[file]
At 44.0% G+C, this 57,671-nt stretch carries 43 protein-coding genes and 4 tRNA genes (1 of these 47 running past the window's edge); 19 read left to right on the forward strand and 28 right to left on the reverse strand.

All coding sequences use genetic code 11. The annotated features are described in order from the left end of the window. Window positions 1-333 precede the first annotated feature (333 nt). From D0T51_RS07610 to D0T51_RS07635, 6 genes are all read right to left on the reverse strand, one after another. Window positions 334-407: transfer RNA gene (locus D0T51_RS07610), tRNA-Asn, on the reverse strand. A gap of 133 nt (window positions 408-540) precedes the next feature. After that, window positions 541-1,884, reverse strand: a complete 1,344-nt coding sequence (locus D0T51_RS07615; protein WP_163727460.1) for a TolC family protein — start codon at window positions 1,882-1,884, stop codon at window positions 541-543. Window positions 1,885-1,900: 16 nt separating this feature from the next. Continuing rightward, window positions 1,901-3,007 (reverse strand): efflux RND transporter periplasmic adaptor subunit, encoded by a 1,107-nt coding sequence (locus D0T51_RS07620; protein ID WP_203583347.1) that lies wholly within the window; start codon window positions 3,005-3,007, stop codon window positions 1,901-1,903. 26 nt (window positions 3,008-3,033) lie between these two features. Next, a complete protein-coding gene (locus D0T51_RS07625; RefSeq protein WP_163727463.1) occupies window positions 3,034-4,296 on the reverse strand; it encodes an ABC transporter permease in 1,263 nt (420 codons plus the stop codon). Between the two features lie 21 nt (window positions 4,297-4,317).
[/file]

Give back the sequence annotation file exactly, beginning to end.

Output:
At 44.0% G+C, this 57,671-nt stretch carries 43 protein-coding genes and 4 tRNA genes (1 of these 47 running past the window's edge); 19 read left to right on the forward strand and 28 right to left on the reverse strand.

All coding sequences use genetic code 11. The annotated features are described in order from the left end of the window. Window positions 1-333 precede the first annotated feature (333 nt). From D0T51_RS07610 to D0T51_RS07635, 6 genes are all read right to left on the reverse strand, one after another. Window positions 334-407: transfer RNA gene (locus D0T51_RS07610), tRNA-Asn, on the reverse strand. A gap of 133 nt (window positions 408-540) precedes the next feature. After that, window positions 541-1,884, reverse strand: a complete 1,344-nt coding sequence (locus D0T51_RS07615; protein WP_163727460.1) for a TolC family protein — start codon at window positions 1,882-1,884, stop codon at window positions 541-543. Window positions 1,885-1,900: 16 nt separating this feature from the next. Continuing rightward, window positions 1,901-3,007 (reverse strand): efflux RND transporter periplasmic adaptor subunit, encoded by a 1,107-nt coding sequence (locus D0T51_RS07620; protein ID WP_203583347.1) that lies wholly within the window; start codon window positions 3,005-3,007, stop codon window positions 1,901-1,903. 26 nt (window positions 3,008-3,033) lie between these two features. Next, a complete protein-coding gene (locus D0T51_RS07625; RefSeq protein WP_163727463.1) occupies window positions 3,034-4,296 on the reverse strand; it encodes an ABC transporter permease in 1,263 nt (420 codons plus the stop codon). Between the two features lie 21 nt (window positions 4,297-4,317).